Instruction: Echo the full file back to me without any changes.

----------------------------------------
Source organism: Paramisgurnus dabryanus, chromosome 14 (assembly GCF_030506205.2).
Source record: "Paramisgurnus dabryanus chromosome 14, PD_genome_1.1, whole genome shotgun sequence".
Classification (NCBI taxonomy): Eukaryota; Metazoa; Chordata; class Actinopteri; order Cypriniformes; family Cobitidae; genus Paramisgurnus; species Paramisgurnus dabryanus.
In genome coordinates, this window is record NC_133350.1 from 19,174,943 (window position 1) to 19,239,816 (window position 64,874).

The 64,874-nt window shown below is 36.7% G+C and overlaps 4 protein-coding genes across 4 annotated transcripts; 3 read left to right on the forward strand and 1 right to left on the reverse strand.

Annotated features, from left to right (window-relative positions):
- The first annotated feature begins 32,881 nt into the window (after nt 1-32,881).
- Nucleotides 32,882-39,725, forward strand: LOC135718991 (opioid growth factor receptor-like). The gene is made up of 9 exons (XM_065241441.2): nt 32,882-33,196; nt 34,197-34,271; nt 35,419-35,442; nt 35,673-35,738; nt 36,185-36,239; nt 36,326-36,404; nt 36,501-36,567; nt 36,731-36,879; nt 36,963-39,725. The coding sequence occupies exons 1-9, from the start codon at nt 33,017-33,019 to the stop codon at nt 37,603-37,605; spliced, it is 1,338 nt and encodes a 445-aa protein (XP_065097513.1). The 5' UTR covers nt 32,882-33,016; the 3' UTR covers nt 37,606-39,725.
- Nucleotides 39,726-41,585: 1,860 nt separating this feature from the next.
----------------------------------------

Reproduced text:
Source organism: Paramisgurnus dabryanus, chromosome 14 (assembly GCF_030506205.2).
Source record: "Paramisgurnus dabryanus chromosome 14, PD_genome_1.1, whole genome shotgun sequence".
Classification (NCBI taxonomy): Eukaryota; Metazoa; Chordata; class Actinopteri; order Cypriniformes; family Cobitidae; genus Paramisgurnus; species Paramisgurnus dabryanus.
In genome coordinates, this window is record NC_133350.1 from 19,174,943 (window position 1) to 19,239,816 (window position 64,874).

The 64,874-nt window shown below is 36.7% G+C and overlaps 4 protein-coding genes across 4 annotated transcripts; 3 read left to right on the forward strand and 1 right to left on the reverse strand.

Annotated features, from left to right (window-relative positions):
- The first annotated feature begins 32,881 nt into the window (after nt 1-32,881).
- Nucleotides 32,882-39,725, forward strand: LOC135718991 (opioid growth factor receptor-like). The gene is made up of 9 exons (XM_065241441.2): nt 32,882-33,196; nt 34,197-34,271; nt 35,419-35,442; nt 35,673-35,738; nt 36,185-36,239; nt 36,326-36,404; nt 36,501-36,567; nt 36,731-36,879; nt 36,963-39,725. The coding sequence occupies exons 1-9, from the start codon at nt 33,017-33,019 to the stop codon at nt 37,603-37,605; spliced, it is 1,338 nt and encodes a 445-aa protein (XP_065097513.1). The 5' UTR covers nt 32,882-33,016; the 3' UTR covers nt 37,606-39,725.
- Nucleotides 39,726-41,585: 1,860 nt separating this feature from the next.